Monday, March 15, 2010

A ski-centric weekend—without much skiing: Birkie Movie

The first in a three-part series

Conditions have deteriorated dramatically in the last week (Wirth is skiable on the snowmaking but it's wet and slushy; I might go over for one last ski in the sun this afternoon). As I type the mercury is pushing 60 with bright sunshine. However, this does not mean that skiing is not the center of my life right now. Far from it.

Last week, I found out, by email, about a Birkie video which was being put together by Scott Brown called "A Day in February." Scott's a guy I match up against pretty well, it seems, and who skis with a camera on his head. It turns out that in addition to taking video of some races, he's also filmed training, talked to the Birkie Folks, filmed waxing, filmed stonegrinding, filmed his buddies skiing across a plowed Mosquito Brook Road and such. And after a two weeks of editing, he compiled it all in to a feature-length film. It was to be shown for one night only at the theater in Hayward. Friday night. 7:30.

I told him I'd love to come but didn't really want to drive that far and asked if he knew anyone else going up for just the movie. He did. Problem solved. So I skipped out of work, headed up Dale and 35E and met Eric around WBL to carpool up to Hayward. Traffic was free until just after Highway 8, when it ground to a halt. We rolled towards the next exit at about 10 mph, and discussed what to do. I reached back and grabbed the Minnesota DeLorme Atlas and Gazetteer which was rattling around the back seat, and saw that if we got off at the next exit we could cut diagonally across to Highway 8 and get away from the traffic. "If this works," I announced, "we'll be there by 7:20." Always trust a geographer.

And it did. We rolled in to the theater in Hayward and were in the door at 7:26. There was little rush. The lobby was filled with assorted dignitaries, none of whom I recognized in street clothes. I had to ask who Scott Brown, the star of the show, was, as I'm used to seeing him with a camera atop his head. We finally found our seats by around 7:45 and the show was on.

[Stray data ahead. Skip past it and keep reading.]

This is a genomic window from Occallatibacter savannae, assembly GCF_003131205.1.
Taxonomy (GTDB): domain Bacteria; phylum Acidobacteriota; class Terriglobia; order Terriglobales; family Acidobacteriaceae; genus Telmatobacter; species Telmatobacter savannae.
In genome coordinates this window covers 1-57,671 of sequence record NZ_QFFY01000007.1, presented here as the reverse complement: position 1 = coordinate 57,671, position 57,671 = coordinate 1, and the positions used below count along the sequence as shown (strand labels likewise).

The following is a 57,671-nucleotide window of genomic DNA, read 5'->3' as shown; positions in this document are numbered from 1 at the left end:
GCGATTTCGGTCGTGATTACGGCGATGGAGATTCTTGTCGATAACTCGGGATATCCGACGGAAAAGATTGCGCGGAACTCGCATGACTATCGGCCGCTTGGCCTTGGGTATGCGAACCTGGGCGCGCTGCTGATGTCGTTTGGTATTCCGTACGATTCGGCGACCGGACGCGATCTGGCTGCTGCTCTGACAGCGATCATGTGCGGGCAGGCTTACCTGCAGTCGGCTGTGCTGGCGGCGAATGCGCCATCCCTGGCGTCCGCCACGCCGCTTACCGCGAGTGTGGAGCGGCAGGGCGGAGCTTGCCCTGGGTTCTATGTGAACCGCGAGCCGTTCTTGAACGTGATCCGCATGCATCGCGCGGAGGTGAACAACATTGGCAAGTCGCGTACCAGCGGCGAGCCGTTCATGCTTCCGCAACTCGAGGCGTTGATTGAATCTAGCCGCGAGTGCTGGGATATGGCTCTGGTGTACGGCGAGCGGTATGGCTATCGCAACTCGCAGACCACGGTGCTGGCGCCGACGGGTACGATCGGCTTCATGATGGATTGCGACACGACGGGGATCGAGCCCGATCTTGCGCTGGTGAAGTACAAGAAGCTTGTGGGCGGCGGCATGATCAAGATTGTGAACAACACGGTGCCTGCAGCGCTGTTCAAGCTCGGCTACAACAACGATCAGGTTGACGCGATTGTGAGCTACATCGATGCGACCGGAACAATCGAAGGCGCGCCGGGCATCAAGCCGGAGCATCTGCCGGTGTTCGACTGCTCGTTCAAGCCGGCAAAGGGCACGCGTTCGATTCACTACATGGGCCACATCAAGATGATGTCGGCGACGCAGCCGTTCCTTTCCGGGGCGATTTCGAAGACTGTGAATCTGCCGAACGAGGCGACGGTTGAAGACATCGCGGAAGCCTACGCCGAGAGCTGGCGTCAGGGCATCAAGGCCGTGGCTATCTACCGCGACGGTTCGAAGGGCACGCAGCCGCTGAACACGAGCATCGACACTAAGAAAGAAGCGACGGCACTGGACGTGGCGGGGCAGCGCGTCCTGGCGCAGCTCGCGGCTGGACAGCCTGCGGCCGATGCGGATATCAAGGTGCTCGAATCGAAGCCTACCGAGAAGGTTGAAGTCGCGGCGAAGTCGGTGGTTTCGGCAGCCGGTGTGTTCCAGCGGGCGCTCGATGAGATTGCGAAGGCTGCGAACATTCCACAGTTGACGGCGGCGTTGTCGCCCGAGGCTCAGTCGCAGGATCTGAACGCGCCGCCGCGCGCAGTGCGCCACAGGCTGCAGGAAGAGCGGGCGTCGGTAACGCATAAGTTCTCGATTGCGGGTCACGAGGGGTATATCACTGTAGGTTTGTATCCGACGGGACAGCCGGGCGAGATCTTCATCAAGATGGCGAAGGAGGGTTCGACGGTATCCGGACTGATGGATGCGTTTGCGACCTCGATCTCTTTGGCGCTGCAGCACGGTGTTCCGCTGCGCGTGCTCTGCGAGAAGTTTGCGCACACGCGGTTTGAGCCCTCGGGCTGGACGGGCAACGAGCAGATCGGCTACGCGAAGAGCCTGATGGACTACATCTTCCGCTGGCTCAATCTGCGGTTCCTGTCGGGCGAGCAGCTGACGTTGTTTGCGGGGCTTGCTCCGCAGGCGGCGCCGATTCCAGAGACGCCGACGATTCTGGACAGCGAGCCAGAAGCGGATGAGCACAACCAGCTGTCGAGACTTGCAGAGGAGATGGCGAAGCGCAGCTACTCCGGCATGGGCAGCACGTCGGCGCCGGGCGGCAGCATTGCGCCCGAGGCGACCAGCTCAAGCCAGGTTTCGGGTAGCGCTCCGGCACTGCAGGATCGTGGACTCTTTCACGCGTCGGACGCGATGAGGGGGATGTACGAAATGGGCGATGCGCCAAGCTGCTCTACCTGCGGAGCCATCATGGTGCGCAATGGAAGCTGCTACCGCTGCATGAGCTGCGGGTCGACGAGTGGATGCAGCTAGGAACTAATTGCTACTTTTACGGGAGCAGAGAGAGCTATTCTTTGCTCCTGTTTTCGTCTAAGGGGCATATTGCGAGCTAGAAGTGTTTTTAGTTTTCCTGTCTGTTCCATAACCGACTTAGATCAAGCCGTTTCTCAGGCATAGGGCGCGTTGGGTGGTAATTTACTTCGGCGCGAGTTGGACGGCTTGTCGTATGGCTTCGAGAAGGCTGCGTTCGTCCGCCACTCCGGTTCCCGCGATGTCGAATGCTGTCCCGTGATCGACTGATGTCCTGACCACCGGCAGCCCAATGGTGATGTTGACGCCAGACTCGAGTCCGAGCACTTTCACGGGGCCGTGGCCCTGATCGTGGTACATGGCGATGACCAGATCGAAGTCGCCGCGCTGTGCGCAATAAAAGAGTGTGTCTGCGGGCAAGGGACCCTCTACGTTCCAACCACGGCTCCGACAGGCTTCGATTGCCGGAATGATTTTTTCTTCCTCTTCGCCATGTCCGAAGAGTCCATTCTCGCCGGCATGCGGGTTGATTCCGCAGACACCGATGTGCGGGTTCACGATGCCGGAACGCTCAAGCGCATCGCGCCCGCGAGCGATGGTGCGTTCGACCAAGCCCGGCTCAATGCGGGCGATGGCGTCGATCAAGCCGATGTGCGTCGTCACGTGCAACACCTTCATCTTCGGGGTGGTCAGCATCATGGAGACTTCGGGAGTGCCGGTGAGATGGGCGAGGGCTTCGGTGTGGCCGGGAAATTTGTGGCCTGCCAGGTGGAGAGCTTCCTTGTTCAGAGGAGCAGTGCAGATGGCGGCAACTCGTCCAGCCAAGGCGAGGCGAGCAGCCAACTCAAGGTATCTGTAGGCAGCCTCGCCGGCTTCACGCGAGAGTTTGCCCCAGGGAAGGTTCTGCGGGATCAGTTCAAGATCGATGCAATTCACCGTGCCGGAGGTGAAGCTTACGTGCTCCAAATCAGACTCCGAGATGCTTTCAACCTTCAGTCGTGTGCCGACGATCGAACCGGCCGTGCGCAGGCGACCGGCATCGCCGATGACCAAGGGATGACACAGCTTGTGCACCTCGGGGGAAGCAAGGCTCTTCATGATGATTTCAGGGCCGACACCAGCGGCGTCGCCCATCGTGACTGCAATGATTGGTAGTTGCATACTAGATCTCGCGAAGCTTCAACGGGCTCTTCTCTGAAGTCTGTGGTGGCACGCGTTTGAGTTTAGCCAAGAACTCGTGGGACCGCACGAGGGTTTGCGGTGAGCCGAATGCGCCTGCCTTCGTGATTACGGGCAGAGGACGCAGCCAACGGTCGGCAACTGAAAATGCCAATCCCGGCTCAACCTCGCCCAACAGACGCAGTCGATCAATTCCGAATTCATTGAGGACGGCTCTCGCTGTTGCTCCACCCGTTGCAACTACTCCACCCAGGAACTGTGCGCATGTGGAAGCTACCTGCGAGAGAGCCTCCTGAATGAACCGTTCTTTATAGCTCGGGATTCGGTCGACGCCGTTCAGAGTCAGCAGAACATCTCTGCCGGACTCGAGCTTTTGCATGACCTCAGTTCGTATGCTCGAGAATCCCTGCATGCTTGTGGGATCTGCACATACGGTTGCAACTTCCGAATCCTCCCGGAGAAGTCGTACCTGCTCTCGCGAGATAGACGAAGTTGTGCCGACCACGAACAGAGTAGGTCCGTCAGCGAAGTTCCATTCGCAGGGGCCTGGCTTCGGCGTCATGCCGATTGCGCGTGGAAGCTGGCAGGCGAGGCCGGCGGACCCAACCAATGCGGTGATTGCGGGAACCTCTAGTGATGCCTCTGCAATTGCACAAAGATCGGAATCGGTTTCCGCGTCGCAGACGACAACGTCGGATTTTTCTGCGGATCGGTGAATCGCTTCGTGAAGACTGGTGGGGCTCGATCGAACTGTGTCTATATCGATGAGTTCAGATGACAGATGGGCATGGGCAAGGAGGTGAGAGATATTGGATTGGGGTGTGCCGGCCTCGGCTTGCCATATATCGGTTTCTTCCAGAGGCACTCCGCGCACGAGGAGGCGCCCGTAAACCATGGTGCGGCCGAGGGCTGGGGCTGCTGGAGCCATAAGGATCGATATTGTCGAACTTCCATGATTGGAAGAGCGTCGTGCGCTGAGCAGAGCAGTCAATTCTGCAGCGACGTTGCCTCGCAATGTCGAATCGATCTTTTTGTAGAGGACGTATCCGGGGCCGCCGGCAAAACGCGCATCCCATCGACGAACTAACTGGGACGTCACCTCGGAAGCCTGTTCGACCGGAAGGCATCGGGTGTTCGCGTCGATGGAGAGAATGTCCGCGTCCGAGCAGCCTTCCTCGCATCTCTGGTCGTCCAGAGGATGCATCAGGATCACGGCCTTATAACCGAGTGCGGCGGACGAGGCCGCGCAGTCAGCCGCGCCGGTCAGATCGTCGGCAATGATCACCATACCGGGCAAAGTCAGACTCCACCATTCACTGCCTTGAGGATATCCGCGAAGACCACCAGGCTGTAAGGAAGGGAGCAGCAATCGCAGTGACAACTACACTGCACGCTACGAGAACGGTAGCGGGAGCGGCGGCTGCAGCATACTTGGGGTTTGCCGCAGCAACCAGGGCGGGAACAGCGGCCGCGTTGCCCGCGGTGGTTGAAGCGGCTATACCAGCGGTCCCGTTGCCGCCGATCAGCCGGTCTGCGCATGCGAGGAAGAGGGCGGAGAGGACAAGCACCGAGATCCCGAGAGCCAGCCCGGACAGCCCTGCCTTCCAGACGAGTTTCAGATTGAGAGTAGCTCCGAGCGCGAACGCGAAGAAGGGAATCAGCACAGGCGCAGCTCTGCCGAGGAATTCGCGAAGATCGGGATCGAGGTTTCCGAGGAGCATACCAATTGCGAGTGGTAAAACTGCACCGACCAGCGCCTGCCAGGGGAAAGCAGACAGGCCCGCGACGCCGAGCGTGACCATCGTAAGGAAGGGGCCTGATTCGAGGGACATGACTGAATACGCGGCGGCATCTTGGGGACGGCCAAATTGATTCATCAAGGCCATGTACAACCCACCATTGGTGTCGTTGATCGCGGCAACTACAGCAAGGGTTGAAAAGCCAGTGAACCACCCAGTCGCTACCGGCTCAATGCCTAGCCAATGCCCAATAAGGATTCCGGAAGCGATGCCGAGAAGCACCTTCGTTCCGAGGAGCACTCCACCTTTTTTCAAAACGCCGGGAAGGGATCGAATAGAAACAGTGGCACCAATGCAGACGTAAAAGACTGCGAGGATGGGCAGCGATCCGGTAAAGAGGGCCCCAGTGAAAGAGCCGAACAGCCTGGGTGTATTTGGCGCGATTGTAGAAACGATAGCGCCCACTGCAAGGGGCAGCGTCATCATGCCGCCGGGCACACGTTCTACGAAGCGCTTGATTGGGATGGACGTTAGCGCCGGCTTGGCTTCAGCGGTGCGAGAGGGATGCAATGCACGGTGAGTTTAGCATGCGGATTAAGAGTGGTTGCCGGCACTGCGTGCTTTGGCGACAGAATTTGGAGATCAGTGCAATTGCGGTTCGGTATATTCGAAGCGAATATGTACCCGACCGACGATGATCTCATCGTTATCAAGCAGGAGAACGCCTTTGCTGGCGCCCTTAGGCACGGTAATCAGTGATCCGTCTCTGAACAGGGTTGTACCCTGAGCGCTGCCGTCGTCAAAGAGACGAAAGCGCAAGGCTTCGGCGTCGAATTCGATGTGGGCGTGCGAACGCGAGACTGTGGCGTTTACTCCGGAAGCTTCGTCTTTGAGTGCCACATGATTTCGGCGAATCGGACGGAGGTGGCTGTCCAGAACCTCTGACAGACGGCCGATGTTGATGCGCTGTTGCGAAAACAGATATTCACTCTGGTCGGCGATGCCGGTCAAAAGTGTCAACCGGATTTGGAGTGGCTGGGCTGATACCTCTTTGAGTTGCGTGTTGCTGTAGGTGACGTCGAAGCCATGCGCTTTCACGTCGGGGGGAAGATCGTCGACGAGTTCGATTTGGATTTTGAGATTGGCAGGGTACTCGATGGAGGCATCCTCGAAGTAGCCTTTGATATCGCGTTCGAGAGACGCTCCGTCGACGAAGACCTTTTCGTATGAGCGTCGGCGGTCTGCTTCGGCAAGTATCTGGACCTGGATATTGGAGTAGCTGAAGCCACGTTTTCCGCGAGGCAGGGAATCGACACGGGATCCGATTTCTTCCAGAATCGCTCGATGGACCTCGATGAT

The picture was great. For a guy who just bought a video camera, Scott put on quite a show. It had a feeling of a kind-of hokey documentary, but in a good way. It'd serve as a good introduction for those of us who take skiing a little too seriously to show to our friends and family. "See! This is what stonegrinding is! And this is how you wax." (Because of the music, Scott can't distribute the film. Too bad.)

But the best parts were on snow. Early-season on a barely-snowed-in Birkie. (I've done that.) Training at 5 a.m. at Elm Creek—below 0. (I've done that, well, not at Elm Creek.) The Loppet. The Pre-Birkie. And then the main show. Standing at the line—I felt like I was right back in Cable—was almost eerie; my heart started pounding and my stomach felt just like it did on race day, even though it was 45˚ outside and the snow was all but gone.

And the footage of the race was great. I saw myself several times (my form looks off—I should get the raw footage of the race from Scott to analyze) and confirmed that I only lost to Scott because my skis had slowed down by the end of the race, as he passed me on the last downhill. While I didn't see myself up Main Street, I did see myself go to get my finisher pin at the end.

Then the film shifted to Scott interviewing skiers at Mosquito Brook. Folks who'd finish in five or six hours (the winner was under two). The guy who said if he fell one more time he was sitting down right there. He finished. For anyone who thinks that most people ski like us guys near the front—these folks were the true Birkie skiers. I was done with my lake-on cheering by the time they came through.

After the flick, we went to the Angry Minnow for dinner and a beer. I was driving, so a beer. (Oh, also, you can by beer at the theater. I love Wisconsin.) It was a nice gathering, I got to meet the director of the Birkie, Ned Zuelsdorff, who's a real nice guy. I complimented him for his race, trail and grooming, he seemed to like my numbers. Although he said that my elevation profile had caused some uproar in their office. Well, they should publish better ones if they have 'em. Now I'm tentatively scheduled to bike the course this spring with a GPS.

After an hour or so, and a chat with Olympian Garrott Kuzzy (yup, that's who hangs out in Hayward; he was drinking 7-Up), Eric and I piled in the car for the traffic- (and deer-) free drive back to the Cities. I was in bed by the early hour of 2. Nothing to do tomorrow. Oh, wait

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